Built in 1924 by the Whiteacre family of Vancouver, the Mandalay house continues to stir the curiosity of all those who encounter it. There is still a mystery surrounding the reasons why Whiteacre, a wealthy gentleman from far away Vancouver built the Mandalay. Was it speculation? Was it a dream to be master of his own personal utopia, at a time when the world was preparing to face the largest battle yet known to mankind—World War I? From its perch overlooking the Stuart River, this isolated Northern British Columbia homestead is perceived by locals and tourists alike as being slightly excessive, slightly out of the ordinary for its time and place. Though there are no golden pagodas in sight and no temple bells can be heard, its name conjures up the exotic images presented to us in Rudyard Kipling’s popular ballad “Mandalay.”
Following the railway boom (1906-1914) and enticed by the promises made by promoters offering free land and prosperity for all, Whiteacre along with as many as 20 other families claimed the land along the banks of the Stuart River—an area remote even by Northern standards. Whiteacre bought the 1,000-acre homestead and built the original house circa 1915-1916. Labor for the clearing of land and construction of the houses and outbuildings was hired out to locals, providing much needed employment to both Natives and new settlers in the area. Whiteacre managed the ranch from afar. He relied on caretakers to oversee his holdings throughout the year, returning to the Mandalay for summer visits.
Stories breathing life into the earliest history of this community can still be heard firsthand from Charlie (Chuck) Davidson, a resident of the area since 1921, and Dorothy James, who spent part of her childhood, during the 1930s, in the community. Olive Fredrickson, another Stuart-River resident has immortalized these tales of courage and triumph in her well-known book, Silence of the North. Despite its many challenges the area offered fertile river-bottom land, an abundance of wild game and fish, and the prospect of money to be made in the fur trade and later mining. Fueled with the breathtaking beauty of the valley alive with its many natural meadows, lakes and streams, it is no wonder all that came were charmed into staying.
In 1921 a bridge was built across the Stuart River that connected the Mandalay on the isolated north shore to the one road accessing the area at the time. Whiteacre and the Department of Public Works each contributed half the funds needed to complete the project. The bridge remained operational into the 1950s, when it was accidentally burned down. In the late 1920s community members came together to build a schoolhouse on the north side of the river. The school served as many as 26 local children at one time.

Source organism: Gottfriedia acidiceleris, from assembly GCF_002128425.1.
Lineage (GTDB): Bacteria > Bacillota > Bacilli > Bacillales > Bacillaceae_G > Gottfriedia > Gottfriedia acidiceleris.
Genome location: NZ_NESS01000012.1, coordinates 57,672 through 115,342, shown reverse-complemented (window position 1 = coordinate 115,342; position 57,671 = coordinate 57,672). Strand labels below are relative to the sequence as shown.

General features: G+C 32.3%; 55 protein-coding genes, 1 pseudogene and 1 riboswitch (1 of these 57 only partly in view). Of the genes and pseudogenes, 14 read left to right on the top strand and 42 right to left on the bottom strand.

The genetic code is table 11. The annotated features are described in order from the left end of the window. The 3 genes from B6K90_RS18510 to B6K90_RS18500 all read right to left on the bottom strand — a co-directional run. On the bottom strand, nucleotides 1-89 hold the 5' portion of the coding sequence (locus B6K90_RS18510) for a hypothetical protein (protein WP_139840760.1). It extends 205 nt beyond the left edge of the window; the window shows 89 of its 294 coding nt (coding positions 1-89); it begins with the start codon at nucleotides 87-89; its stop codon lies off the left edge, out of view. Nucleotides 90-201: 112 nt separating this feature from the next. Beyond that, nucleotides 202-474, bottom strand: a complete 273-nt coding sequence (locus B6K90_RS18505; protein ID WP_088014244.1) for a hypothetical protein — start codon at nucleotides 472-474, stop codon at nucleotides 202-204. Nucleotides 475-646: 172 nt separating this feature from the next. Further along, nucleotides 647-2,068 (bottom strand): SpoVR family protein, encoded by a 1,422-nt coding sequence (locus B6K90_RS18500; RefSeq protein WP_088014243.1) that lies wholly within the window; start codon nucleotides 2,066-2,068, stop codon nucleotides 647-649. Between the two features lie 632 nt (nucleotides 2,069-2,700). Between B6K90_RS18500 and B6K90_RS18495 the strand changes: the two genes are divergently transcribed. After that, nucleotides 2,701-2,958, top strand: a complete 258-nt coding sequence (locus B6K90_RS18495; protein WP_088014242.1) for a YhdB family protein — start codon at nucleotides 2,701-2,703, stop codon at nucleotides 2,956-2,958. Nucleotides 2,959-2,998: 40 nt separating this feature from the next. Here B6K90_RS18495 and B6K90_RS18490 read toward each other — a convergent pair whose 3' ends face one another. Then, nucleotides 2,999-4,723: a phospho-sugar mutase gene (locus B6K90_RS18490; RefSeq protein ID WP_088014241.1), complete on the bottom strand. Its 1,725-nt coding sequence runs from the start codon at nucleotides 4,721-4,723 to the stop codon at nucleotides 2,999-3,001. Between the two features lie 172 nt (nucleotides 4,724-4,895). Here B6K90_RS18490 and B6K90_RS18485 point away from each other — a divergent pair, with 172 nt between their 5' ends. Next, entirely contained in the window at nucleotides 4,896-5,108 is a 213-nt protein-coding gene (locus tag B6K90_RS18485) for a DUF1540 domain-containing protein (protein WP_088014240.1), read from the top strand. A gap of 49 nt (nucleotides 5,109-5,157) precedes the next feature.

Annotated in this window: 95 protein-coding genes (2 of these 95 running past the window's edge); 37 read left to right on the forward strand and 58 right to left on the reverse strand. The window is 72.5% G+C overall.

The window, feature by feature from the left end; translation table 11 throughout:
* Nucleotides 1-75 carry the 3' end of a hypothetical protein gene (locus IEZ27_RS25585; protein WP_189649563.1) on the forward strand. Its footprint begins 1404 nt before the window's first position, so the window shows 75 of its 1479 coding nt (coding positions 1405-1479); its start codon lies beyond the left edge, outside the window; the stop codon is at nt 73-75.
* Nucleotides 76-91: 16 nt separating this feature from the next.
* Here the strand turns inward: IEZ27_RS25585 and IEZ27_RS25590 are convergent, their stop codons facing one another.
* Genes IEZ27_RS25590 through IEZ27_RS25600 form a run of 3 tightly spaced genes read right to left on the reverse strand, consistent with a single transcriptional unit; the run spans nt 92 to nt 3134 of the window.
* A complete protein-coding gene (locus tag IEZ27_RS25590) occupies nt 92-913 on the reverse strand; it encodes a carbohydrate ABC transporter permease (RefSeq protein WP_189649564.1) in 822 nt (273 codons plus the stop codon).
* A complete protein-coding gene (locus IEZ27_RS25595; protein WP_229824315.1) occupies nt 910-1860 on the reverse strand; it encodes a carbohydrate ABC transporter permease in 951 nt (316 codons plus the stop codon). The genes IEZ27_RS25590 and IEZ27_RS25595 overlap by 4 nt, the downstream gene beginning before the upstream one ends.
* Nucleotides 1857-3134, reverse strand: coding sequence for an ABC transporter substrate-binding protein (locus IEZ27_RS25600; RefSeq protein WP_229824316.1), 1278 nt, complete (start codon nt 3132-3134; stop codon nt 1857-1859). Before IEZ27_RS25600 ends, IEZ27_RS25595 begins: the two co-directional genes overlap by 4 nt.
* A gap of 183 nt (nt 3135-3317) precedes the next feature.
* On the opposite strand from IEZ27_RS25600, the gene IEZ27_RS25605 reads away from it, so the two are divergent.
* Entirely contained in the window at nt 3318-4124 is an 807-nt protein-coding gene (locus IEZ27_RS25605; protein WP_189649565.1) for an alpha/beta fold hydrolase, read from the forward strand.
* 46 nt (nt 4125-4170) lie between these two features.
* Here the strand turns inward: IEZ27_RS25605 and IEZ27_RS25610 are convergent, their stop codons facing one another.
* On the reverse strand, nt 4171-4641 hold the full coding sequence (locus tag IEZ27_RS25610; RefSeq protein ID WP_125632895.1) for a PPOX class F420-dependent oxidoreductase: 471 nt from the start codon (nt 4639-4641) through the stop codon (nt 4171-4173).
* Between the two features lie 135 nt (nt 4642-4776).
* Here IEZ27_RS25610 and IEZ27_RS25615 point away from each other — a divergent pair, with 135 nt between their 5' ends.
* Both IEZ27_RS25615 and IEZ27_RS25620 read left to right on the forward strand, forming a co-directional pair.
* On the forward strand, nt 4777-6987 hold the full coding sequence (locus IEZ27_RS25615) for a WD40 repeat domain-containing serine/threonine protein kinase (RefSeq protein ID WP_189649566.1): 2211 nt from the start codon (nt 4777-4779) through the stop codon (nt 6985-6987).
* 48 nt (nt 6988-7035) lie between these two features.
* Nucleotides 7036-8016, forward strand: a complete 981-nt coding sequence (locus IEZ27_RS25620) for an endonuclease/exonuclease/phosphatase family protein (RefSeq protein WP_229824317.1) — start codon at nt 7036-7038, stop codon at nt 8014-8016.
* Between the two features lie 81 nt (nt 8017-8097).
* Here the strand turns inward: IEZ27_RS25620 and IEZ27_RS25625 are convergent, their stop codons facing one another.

The newer Mandalay house stood out among its neighbors sporting two floors, eight bedrooms, two bathrooms, in-door plumbing and electric lights. Charlie Davidson recalls summer picnics at the Mandalay as a child—complete with ice cream! He also describes the wonder of feeding the music card through a gas-powered player piano during these visits to the house. This grand instrument can be seen today on display at the Vanderhoof museum. Vanderhoof resident, Dorothy James recollects boating across the river to the Mandalay house as a child in the 1930s. The children were welcomed during these visits by caretakers John and Sadie Hamilton. Dorothy has fond memories of being doted on by the childless couple who indulged the children’s delight in turning the electric lights on and off, and of Sadie who enjoyed playing her piano for them.
Following the wave of prosperity that came on the heels of World War II many families left their Stuart River homesteads. In 2002, 85-year old Charlie Davidson and his wife Ann continue to raise cattle and farm the rich soil of the Stuart River Valley. The Mandalay has had a few different owners since the Whiteacres sold it in 1945. Thanks in part to its caretakers over the years the house is still standing. Its most recent full-time resident, George Rustad, left in 1995. Gene Scott and his family bought the Mandalay and its surrounding properties in 1974. Gene lives with his wife Genevieve (Gen) just downstream from Charlie in a house once occupied by writer, Olive Fredrickson. At 75 Gene continues to work the land and tend to his herd of 125 bison.
Few remnants remain from the early days. The valley is slowly recovering the space once taken up by the brave, resourceful people of the early Stuart River settlement. The Mandalay remains today, stubbornly rooted in the banks of the Stuart River—still mysterious and exotic. On warm summer nights, if you close your eyes, you can hear her whispering promises of a life “where the best is like the worst,” where “the wind is in the palm-trees, and the temple bells they say . . . come you back to Mandalay.”
Please see mapping section - all boundaries are approximate.
54° 9'43.93"N and 123°32'59.76"W
Please contact REALTOR® for legal descriptions.
Our property descriptions and geographical information are taken from the BC Assessment Authority, Land Titles Office, government maps and other sources. While LandQuest® does not guarantee the information, we believe it to be accurate, but should not be relied upon without verification. This communication is not intended to cause or induce breach of an existing agency agreement.